Don’t expect Gov. Butch Otter to give up grizzly bear management like he did wolf management.
U.S. District Court Judge Donald Malloy relisted grizzly bears just like he did wolves. But Otter won’t benefit the same rhetoric riffs against the federal government he made with wolves by backing out of grizzly bear management.
That because nobody can call these bears “their bears.” Grizzly bears are native to Idaho, never left the area around Yellowstone, and came back with the cooperation of the Idaho Department of Fish and Game. The Idaho Legislature's grizzlt bear plan recognized that once recovered, it was Idaho’s responsibility to pay for bear management and the costs of grizzly bear depredation on livestock and even game.
Wolves get special dimissal for their reintroduction even though elk, bighorn sheep, mountain goats, turkeys, pheasants, chukars and many other Idaho game species were brought here from somewhere else. No one calls the bears Canadian grizzlies to suggest they are not worthy.
Of course when loggers and environmentalists had developed a local plan to bring grizzlies in from Montana to restore the population in the Selway-Bitterroot Wilderness, Idaho balked. Then Gov. Dirk Kempthorne said we did want any “massive, flesh-eating carnivores,” here even though we already had them.
The Idaho Fish and Game Commission again this week reiterated its hope the bear, whose population keeps rising in Greater Yellowstone to more than 600, is removed from the threatened species list. Throughout the ecosystem grizzly bear deaths have rose along with the population.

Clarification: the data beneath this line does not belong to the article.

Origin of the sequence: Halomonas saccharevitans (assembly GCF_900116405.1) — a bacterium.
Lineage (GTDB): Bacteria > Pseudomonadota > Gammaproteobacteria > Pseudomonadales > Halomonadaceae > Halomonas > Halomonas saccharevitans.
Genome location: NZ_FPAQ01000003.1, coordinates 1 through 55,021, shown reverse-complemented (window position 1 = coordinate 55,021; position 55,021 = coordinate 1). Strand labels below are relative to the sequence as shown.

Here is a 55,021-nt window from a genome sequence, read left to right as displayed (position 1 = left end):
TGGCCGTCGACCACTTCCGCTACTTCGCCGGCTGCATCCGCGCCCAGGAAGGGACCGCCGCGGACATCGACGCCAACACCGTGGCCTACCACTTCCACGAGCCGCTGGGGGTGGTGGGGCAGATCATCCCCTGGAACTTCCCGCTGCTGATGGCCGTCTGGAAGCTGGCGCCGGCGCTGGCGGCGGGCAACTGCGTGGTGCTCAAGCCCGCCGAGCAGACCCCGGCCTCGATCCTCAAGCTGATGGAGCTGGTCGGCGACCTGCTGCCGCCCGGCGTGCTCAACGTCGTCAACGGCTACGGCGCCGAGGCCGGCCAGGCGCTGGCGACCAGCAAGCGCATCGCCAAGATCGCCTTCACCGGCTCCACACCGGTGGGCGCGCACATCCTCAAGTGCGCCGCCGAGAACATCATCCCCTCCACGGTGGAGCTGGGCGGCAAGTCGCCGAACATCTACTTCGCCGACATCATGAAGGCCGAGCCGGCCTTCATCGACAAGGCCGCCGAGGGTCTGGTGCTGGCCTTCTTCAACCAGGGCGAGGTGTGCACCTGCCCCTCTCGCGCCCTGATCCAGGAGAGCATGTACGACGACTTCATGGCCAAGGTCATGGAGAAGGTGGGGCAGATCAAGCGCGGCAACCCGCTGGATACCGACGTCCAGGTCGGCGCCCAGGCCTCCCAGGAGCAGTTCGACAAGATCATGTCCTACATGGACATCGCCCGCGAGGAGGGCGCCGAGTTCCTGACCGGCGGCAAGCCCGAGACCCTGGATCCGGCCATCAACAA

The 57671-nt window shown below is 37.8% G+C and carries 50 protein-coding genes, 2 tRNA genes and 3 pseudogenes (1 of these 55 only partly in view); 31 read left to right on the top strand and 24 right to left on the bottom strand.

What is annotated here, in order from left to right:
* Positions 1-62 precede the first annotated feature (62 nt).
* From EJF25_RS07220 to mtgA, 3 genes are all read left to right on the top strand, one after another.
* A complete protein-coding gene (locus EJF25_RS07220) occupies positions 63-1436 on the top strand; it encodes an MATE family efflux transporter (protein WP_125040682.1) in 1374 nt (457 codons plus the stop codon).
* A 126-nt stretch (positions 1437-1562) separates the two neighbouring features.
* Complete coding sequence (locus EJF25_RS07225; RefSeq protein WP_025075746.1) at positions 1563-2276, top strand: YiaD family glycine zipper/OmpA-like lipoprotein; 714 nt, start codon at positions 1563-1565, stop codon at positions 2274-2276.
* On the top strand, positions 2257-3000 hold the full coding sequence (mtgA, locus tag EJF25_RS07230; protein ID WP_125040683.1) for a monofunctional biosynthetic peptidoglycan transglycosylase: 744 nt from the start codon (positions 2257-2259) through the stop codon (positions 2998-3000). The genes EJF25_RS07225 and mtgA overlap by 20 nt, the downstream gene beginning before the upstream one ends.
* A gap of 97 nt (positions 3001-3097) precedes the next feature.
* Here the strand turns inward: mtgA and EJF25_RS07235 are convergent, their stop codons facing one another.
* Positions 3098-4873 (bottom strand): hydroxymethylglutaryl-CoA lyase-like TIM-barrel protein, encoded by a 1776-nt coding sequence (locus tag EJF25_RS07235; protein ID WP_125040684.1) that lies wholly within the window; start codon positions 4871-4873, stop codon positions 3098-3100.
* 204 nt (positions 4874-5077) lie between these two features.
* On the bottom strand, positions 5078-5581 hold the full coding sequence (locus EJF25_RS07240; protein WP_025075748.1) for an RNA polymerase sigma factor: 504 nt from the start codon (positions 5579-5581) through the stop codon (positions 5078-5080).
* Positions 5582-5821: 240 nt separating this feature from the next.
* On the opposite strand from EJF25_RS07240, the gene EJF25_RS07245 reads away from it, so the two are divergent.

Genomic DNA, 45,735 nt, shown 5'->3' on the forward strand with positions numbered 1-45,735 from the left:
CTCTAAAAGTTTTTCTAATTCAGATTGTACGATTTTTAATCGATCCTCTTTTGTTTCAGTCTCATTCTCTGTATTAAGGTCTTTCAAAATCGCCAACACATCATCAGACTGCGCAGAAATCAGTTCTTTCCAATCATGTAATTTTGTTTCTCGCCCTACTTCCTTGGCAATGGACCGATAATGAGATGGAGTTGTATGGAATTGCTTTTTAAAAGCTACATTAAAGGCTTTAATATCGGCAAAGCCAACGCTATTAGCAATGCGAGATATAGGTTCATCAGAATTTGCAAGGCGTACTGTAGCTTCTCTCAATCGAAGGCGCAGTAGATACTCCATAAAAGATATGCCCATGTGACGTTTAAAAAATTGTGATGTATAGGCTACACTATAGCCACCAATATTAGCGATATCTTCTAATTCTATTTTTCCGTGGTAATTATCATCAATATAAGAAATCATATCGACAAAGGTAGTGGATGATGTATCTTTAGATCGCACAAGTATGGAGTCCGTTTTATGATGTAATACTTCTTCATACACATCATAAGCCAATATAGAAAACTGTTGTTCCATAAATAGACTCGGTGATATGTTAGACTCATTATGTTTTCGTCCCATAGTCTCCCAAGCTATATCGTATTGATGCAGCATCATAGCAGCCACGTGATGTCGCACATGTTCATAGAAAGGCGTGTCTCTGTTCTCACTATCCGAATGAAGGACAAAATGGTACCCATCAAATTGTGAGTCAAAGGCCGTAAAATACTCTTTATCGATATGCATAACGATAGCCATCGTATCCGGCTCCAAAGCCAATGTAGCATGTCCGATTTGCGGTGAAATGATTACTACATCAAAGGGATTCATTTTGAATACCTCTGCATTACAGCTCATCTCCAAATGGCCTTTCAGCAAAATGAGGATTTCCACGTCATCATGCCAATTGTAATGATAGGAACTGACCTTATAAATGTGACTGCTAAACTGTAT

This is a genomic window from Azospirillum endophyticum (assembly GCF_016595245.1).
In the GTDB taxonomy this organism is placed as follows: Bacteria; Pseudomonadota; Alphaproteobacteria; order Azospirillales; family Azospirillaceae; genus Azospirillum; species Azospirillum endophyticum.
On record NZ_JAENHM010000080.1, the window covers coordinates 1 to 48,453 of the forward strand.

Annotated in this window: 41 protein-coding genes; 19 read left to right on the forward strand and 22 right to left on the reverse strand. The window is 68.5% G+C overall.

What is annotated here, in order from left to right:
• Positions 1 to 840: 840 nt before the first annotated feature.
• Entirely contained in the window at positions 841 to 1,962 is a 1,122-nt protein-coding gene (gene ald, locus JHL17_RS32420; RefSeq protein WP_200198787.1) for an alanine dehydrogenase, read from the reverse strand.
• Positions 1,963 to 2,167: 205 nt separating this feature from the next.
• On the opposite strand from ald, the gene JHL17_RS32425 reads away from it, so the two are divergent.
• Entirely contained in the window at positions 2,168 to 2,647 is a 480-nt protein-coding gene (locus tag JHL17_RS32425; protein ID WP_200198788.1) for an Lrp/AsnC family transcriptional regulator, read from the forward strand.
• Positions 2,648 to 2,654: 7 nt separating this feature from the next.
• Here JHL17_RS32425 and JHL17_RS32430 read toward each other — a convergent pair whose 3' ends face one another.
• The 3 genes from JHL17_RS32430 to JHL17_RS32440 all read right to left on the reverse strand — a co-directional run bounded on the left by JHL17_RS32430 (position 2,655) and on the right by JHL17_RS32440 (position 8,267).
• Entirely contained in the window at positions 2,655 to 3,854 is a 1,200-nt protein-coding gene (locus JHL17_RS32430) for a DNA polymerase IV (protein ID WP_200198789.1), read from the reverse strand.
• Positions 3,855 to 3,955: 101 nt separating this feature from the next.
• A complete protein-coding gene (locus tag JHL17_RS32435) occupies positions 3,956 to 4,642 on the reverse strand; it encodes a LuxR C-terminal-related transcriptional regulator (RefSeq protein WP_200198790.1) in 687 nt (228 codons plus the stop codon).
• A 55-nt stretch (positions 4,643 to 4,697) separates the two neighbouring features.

Environmentalists say the higher death rate reflects the continued threats of human encroachment and reduced food sources such as whitebark pine. Biologists say all the good habitat is occupied and the bears are expanding.
Remarkably, Idaho reported few grizzly conflicts with people this summer despite the dozens in neighboring states. The primary reason is the hands-on, aggressive efforts of Fish and Game, the Forest Service and local officials to keep bears away from garbage.
Commissioners issued a statement urging that nuisance bears killed outside primary conservation area in Idaho – the place everyone agrees grizzlies need special treatment -- should not count against mortality thresholds established in the grizzly bear conservation strategy.
The commission also does not support any "actions that curtail or limit hunting opportunities outside the primary conservation area, to enhance the expansion of grizzly bear populations," the statement says.
That would be something like a ban on bear baiting for black bears. It is a practice that has lost support among hunters over time because of “fair chase” concerns but remains popular especially for keeping the black bear population down.
Otter would be getting a great prize if he were to get the first grizzly bear tag in Idaho. A limited hunt could happen if the bear is delisted and the population continues to expand.
But until bears are recovered statewide, an issue the commission doesn’t want to aid by moving bears out from around Yellowstone, Idaho won’t get its world class trophy hunt.